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Fig fruit[change | change source]

Many figs are grown for their fruit, though only the Common Fig, is grown to any amount for eating.

The fig is a false fruit or multiple fruit, in which the flowers and seeds grow together to form a single mass. Depending on the type, each fruit can contain up to several hundred to several thousand seeds.[1]

A fig “fruit” is derived from a special type of an arrangement of multiple flowers. In this case, it is a turned inwards, nearly closed, with many small flowers arranged on the inside.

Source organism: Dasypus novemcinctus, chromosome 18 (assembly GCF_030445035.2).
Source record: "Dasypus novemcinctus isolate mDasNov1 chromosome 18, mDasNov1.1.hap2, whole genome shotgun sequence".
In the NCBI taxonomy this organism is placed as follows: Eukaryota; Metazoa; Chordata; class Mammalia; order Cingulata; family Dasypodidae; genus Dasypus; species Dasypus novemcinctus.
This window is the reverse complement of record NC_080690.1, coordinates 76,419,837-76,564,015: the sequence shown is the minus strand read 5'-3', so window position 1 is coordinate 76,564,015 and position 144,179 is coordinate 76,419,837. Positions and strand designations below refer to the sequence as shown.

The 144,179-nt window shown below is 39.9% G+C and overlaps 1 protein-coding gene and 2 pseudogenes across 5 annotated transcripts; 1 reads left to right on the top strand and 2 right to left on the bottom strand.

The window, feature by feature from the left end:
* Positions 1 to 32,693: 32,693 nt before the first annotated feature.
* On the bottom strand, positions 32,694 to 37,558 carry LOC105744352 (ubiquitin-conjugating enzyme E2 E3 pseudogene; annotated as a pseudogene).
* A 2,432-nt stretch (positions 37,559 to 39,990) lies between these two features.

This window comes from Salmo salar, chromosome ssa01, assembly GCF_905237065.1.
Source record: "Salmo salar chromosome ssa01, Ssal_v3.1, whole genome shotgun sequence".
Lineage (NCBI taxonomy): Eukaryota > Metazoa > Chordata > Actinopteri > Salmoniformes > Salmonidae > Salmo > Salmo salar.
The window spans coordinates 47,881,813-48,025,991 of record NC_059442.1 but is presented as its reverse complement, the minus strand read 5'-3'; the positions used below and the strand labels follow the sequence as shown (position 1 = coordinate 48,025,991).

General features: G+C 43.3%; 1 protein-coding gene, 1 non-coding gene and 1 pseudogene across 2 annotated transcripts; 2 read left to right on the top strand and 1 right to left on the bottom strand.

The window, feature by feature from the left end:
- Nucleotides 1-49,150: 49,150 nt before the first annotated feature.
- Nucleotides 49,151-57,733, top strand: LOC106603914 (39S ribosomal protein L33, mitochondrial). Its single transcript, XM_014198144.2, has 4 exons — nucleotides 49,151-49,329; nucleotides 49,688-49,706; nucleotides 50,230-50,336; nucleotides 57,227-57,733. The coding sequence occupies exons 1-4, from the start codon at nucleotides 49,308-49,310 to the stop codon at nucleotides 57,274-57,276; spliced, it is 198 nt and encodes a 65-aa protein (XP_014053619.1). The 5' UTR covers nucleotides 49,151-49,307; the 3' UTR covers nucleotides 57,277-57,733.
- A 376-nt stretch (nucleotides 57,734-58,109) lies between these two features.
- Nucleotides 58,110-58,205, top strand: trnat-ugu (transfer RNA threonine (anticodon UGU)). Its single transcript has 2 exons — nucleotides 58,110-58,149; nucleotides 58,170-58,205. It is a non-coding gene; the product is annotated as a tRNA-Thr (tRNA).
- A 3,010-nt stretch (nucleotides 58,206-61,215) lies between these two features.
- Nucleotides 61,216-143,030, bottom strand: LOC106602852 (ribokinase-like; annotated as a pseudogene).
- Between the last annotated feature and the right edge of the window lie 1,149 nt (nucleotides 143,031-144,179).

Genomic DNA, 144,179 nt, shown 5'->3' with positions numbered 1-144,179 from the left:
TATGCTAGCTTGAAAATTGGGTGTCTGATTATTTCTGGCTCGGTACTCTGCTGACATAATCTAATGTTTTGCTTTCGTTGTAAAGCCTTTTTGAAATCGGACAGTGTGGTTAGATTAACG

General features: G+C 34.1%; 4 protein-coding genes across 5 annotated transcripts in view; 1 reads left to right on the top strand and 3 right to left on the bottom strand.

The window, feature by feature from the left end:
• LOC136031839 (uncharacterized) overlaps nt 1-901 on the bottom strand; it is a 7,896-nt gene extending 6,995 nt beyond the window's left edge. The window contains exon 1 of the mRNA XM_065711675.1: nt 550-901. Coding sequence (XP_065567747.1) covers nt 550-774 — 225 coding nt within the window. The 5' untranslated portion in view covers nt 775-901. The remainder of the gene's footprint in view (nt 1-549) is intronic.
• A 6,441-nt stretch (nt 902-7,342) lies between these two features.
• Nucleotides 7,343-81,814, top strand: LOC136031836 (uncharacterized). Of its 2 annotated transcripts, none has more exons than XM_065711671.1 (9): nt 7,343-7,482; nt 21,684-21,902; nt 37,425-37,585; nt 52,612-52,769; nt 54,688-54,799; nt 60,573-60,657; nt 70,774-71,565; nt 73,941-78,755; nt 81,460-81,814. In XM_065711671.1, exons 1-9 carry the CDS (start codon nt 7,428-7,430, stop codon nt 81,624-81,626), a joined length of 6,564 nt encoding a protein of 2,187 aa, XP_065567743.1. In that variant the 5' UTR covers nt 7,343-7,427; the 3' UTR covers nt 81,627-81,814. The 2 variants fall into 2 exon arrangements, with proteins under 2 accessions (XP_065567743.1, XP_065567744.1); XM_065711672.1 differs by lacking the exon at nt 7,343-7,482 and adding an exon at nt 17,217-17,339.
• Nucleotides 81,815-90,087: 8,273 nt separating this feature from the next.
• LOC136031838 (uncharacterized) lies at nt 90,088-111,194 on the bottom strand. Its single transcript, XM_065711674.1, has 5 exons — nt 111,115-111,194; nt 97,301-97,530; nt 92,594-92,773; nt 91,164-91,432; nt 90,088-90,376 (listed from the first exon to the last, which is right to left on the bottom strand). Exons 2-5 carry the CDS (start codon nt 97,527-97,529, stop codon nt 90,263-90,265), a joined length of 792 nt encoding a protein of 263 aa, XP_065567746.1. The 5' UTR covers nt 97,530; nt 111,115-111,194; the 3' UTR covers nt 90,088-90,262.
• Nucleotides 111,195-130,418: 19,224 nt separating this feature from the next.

Pollination and fig wasps

The syconium often has a bulbous shape with a small opening (the ostiole) at the outward end used by pollinators. The flowers are pollinated by very small wasps which crawl through the opening in search of a suitable place to lay eggs.

Without this, fig trees cannot reproduce by seed. In turn, the flowers provide a safe haven and nourishment for the next generation of wasps. This has led to a co-evolutionary relationship.